4 SEPTEMBER 1869, Page 3

The Berlin correspondent of the Times continues the contro- versy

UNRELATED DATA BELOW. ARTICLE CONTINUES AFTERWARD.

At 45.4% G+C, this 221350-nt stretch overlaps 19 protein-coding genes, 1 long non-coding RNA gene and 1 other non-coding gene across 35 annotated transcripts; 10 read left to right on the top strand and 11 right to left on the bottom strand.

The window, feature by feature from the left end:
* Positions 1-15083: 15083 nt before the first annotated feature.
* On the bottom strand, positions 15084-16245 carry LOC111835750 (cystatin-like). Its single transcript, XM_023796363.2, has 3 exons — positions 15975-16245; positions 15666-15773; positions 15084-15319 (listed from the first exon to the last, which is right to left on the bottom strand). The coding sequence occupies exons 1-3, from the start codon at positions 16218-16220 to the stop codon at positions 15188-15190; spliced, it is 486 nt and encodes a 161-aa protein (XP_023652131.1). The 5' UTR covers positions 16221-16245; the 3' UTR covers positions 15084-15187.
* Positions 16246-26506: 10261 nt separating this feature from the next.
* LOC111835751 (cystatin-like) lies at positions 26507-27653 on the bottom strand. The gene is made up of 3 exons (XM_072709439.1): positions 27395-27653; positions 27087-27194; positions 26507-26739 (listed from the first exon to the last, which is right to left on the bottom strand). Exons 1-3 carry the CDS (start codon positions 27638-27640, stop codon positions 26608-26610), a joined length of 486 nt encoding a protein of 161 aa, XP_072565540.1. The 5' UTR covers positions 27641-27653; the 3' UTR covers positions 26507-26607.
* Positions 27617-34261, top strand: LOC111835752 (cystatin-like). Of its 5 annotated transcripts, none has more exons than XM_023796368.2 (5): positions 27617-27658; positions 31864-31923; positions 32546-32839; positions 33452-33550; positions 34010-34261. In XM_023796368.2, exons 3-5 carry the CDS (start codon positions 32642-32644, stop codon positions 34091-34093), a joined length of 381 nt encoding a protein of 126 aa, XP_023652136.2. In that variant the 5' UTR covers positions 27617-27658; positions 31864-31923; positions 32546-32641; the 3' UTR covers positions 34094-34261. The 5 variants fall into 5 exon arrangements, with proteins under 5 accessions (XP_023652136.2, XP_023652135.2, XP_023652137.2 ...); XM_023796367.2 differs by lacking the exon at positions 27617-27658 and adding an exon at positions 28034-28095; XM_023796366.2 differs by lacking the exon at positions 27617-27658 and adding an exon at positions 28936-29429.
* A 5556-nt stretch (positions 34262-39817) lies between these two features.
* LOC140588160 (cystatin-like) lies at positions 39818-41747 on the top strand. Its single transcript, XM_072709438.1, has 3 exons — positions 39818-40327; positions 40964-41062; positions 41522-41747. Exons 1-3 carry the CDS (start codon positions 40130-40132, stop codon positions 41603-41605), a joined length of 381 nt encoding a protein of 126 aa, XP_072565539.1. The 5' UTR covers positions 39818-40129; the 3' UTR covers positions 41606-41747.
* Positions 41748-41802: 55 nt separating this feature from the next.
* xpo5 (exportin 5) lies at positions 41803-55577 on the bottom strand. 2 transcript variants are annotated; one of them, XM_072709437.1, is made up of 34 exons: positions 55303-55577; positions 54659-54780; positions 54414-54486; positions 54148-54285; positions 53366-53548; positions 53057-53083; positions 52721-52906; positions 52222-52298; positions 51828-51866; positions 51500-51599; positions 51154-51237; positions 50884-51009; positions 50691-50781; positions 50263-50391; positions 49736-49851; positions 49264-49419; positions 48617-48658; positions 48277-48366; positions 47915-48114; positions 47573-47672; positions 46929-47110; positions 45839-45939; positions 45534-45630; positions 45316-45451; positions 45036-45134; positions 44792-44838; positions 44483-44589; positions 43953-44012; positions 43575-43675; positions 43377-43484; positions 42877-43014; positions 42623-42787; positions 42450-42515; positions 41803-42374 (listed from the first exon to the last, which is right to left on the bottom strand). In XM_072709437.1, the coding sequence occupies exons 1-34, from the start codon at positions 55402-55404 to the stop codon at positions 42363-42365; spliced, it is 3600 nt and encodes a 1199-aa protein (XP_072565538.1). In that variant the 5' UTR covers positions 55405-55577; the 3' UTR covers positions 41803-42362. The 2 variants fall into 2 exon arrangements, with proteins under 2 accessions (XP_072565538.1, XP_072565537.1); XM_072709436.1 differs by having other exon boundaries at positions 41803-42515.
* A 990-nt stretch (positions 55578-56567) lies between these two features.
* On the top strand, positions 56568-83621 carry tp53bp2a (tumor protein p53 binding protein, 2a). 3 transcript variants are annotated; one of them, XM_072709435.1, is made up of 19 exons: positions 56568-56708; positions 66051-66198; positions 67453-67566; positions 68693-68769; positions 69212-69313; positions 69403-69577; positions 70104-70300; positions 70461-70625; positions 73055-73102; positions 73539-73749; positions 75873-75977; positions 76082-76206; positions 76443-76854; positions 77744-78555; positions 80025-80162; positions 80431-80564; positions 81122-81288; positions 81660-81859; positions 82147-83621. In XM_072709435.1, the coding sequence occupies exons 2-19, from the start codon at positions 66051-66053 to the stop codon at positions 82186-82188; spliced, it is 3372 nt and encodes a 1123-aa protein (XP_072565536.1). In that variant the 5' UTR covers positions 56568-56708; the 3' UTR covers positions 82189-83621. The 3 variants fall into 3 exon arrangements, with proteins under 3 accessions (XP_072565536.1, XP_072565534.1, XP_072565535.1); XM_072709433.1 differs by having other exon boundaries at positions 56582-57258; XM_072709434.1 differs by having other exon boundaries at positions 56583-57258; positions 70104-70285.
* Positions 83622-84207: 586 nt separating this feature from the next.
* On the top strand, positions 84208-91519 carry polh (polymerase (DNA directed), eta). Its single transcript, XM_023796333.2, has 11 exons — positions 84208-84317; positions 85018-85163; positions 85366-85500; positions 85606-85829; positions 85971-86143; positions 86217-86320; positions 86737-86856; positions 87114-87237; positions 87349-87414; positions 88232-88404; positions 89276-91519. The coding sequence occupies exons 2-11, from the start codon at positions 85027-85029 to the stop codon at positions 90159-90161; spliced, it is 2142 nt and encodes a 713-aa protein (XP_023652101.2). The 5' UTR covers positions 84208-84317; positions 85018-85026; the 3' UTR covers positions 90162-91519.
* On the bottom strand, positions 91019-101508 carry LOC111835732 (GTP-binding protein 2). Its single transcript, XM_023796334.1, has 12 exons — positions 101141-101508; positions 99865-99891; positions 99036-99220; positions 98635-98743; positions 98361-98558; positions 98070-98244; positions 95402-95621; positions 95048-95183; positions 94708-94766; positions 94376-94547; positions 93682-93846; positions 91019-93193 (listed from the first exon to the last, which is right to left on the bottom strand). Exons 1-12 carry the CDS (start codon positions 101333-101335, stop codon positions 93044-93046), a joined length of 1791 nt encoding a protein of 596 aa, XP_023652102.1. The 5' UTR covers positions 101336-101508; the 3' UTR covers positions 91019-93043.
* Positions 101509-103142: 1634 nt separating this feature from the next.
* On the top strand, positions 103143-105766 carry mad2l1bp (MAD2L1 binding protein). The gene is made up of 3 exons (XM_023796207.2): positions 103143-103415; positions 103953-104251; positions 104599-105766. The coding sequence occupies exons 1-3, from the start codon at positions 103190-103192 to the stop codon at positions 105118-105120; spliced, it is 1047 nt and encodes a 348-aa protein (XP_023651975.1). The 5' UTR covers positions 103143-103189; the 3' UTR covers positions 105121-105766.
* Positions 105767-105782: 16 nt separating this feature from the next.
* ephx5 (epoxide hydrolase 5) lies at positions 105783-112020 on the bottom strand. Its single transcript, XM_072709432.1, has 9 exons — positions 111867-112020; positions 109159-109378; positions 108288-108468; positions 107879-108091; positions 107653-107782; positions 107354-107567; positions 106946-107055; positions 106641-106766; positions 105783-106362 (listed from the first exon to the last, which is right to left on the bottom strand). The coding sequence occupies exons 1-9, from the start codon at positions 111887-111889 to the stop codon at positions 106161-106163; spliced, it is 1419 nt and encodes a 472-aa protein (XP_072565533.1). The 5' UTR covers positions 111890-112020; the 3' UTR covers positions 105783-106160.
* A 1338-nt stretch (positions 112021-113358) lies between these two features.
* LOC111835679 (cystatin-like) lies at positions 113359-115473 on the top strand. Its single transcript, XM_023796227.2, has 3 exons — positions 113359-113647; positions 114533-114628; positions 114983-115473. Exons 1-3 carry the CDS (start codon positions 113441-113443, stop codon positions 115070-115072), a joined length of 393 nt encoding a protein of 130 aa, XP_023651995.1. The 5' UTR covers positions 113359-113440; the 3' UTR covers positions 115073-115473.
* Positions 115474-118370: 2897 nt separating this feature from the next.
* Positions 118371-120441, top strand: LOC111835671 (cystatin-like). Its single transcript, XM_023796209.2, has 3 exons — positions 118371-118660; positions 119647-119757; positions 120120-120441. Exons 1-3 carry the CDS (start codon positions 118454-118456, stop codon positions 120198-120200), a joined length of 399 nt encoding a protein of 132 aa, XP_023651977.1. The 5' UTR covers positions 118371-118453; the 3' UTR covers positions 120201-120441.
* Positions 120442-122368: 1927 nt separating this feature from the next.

as to the religious condition of Germany by describing the German Protestant Association, a society which is in fact a Church with this for creed, "I believe Christian morality to be the highest morality yet discovered." The Church accepts persons without dogmatic creeds, and, as far as we can perceive, without any assertion of their belief in God, though most of the members do believe in Him. The society does not, apparently, make much way, the Radical journals simply asking why men who only profess to accept a particular system of morals should burden themselves with adhesion to a Church. It is remarkable that this idea of accepting the Christian morality as a basis of union, while rejecting Christian belief, wins no ground in England. The idea among English sceptics is that morality is not the strong, but the weak point of Christianity ; that although perfect as to the duty of benevolence and as to sexual relations, Christian morality is on many points too feminine, too deficient in activity and muscle. It would be difficult, they say, to prove patriotism from the Gospel, and still more difficult to show that Cromwell was not a violent reprobate, and Newton a person without an idea of the meaning of the divine system.